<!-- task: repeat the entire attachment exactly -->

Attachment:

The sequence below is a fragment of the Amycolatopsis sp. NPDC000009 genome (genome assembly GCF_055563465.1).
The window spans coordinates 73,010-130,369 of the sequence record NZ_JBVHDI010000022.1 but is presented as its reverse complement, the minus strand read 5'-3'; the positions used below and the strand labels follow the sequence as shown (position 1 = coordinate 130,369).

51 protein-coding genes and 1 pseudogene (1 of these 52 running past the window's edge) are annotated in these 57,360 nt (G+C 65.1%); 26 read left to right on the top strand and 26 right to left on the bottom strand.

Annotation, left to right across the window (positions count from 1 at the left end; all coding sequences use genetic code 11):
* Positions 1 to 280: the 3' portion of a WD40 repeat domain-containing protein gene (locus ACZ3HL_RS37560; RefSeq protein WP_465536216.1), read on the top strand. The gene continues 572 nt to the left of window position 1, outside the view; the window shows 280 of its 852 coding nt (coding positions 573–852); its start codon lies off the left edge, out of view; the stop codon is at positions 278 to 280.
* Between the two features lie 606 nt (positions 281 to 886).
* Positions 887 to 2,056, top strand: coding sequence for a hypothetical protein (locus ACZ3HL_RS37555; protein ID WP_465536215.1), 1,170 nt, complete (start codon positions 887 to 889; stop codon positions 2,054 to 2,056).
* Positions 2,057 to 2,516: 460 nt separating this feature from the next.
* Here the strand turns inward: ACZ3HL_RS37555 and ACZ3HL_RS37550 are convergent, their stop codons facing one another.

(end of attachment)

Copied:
The sequence below is a fragment of the Amycolatopsis sp. NPDC000009 genome (genome assembly GCF_055563465.1).
The window spans coordinates 73,010-130,369 of the sequence record NZ_JBVHDI010000022.1 but is presented as its reverse complement, the minus strand read 5'-3'; the positions used below and the strand labels follow the sequence as shown (position 1 = coordinate 130,369).

51 protein-coding genes and 1 pseudogene (1 of these 52 running past the window's edge) are annotated in these 57,360 nt (G+C 65.1%); 26 read left to right on the top strand and 26 right to left on the bottom strand.

Annotation, left to right across the window (positions count from 1 at the left end; all coding sequences use genetic code 11):
* Positions 1 to 280: the 3' portion of a WD40 repeat domain-containing protein gene (locus ACZ3HL_RS37560; RefSeq protein WP_465536216.1), read on the top strand. The gene continues 572 nt to the left of window position 1, outside the view; the window shows 280 of its 852 coding nt (coding positions 573–852); its start codon lies off the left edge, out of view; the stop codon is at positions 278 to 280.
* Between the two features lie 606 nt (positions 281 to 886).
* Positions 887 to 2,056, top strand: coding sequence for a hypothetical protein (locus ACZ3HL_RS37555; protein ID WP_465536215.1), 1,170 nt, complete (start codon positions 887 to 889; stop codon positions 2,054 to 2,056).
* Positions 2,057 to 2,516: 460 nt separating this feature from the next.
* Here the strand turns inward: ACZ3HL_RS37555 and ACZ3HL_RS37550 are convergent, their stop codons facing one another.